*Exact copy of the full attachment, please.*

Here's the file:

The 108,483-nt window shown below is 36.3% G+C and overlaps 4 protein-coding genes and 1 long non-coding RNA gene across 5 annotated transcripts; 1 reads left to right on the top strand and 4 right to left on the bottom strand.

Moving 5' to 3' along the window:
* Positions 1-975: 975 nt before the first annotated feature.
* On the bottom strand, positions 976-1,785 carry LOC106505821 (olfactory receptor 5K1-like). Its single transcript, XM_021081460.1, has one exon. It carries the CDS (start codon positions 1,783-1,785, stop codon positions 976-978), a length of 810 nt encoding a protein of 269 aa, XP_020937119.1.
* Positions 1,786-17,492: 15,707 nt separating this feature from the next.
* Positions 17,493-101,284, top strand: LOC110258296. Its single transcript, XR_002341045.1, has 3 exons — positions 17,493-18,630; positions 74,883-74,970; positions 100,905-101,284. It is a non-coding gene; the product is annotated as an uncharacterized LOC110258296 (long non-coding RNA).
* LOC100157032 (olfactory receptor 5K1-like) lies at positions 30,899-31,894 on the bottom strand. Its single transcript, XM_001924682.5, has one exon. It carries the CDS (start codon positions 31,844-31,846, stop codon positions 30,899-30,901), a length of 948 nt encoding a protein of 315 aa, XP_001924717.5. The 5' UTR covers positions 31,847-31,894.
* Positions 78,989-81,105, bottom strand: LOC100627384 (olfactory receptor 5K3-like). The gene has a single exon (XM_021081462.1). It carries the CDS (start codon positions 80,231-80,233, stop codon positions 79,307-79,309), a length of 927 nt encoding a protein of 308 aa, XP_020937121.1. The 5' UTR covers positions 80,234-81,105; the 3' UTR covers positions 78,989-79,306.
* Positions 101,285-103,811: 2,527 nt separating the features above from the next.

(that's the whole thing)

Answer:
The 108,483-nt window shown below is 36.3% G+C and overlaps 4 protein-coding genes and 1 long non-coding RNA gene across 5 annotated transcripts; 1 reads left to right on the top strand and 4 right to left on the bottom strand.

Moving 5' to 3' along the window:
* Positions 1-975: 975 nt before the first annotated feature.
* On the bottom strand, positions 976-1,785 carry LOC106505821 (olfactory receptor 5K1-like). Its single transcript, XM_021081460.1, has one exon. It carries the CDS (start codon positions 1,783-1,785, stop codon positions 976-978), a length of 810 nt encoding a protein of 269 aa, XP_020937119.1.
* Positions 1,786-17,492: 15,707 nt separating this feature from the next.
* Positions 17,493-101,284, top strand: LOC110258296. Its single transcript, XR_002341045.1, has 3 exons — positions 17,493-18,630; positions 74,883-74,970; positions 100,905-101,284. It is a non-coding gene; the product is annotated as an uncharacterized LOC110258296 (long non-coding RNA).
* LOC100157032 (olfactory receptor 5K1-like) lies at positions 30,899-31,894 on the bottom strand. Its single transcript, XM_001924682.5, has one exon. It carries the CDS (start codon positions 31,844-31,846, stop codon positions 30,899-30,901), a length of 948 nt encoding a protein of 315 aa, XP_001924717.5. The 5' UTR covers positions 31,847-31,894.
* Positions 78,989-81,105, bottom strand: LOC100627384 (olfactory receptor 5K3-like). The gene has a single exon (XM_021081462.1). It carries the CDS (start codon positions 80,231-80,233, stop codon positions 79,307-79,309), a length of 927 nt encoding a protein of 308 aa, XP_020937121.1. The 5' UTR covers positions 80,234-81,105; the 3' UTR covers positions 78,989-79,306.
* Positions 101,285-103,811: 2,527 nt separating the features above from the next.